The Corner

Economy & Business

Martin O’Malley Doesn’t Seem to Have Any New or Good Ideas

It’s no secret that former Maryland governor Martin O’Malley is likely to enter the 2016 presidential race. So we’ll get an up-close look at his record as governor of Maryland and mayor of Baltimore. The general impression is already bad enough that on Sunday, Chuck Todd of Meet the Press asked if O’Malley “still run on his record.”

O’Malley has been seen as the most viable contender against Hillary Clinton, but the unrest in Baltimore has been traced by some back to decisions made during his administration. Todd pressed him on why $130 million that had been pumped into Baltimore neighborhoods had apparently had no discernible effect.

O’Malley called the $130 million a “spit in the bucket,” and swiped at House Speaker John Boehner(R-OH) for crying “crocodile tears” over the funds.

One of the main sources of controversy has been the policing tactics Baltimore adopted while O’Malley was mayor. But there’s more, too: Chris Edwards at the Cato Institute looks at O’Malley’s fiscal record as governor, and finds it’s pretty profligate. O’Malley . . .

  • Raised the top personal income-tax rate from 4.75 to 5.75 percent. (With local taxes on top of that, Maryland’s top rate is 8.95 percent.)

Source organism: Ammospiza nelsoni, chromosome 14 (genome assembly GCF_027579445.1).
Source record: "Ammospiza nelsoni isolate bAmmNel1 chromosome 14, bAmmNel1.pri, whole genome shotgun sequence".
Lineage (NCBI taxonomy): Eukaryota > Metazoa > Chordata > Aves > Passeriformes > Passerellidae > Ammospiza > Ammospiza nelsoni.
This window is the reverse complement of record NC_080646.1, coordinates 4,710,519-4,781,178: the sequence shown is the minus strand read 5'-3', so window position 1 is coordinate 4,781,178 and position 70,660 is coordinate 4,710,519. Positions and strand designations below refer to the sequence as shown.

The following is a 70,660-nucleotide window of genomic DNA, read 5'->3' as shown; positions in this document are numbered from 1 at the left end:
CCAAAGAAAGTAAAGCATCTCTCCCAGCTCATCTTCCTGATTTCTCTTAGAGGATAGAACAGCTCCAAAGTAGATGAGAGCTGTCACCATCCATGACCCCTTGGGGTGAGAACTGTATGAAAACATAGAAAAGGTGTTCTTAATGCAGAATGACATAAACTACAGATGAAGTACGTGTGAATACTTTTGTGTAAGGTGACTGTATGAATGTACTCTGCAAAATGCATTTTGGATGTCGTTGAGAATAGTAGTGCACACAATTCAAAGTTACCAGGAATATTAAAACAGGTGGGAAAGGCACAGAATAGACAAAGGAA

• Raised the corporate tax rate from 7.0 to 8.25 percent.
  • Raised the sales-tax rate from 5 to 6 percent and expanded the sales-tax base.
  • Raised the sales-tax rate on beer, wine, and spirits by half.
  • Raised the gas tax by 20 cents over four years, almost doubling the rate from 23.5 cents.
  • Doubled the cigarette tax from $1 to $2 per pack.
  • Imposed higher taxes on vehicle registration.
  • Imposed a stormwater mitigation fee on property owners, which came to be derided as the “rain tax.”

So what can we expect from an O’Malley presidency? Seems like more federal government involvement in inner cities and more taxes on everyone. On top of his desire to increase Social Security benefits, which ignores the state of utter insolvency that the program faces, it looks like for Democrats, the more things change, the more policy ideas stay the same. 

Veronique de Rugy is a senior research fellow at the Mercatus Center at George Mason University.

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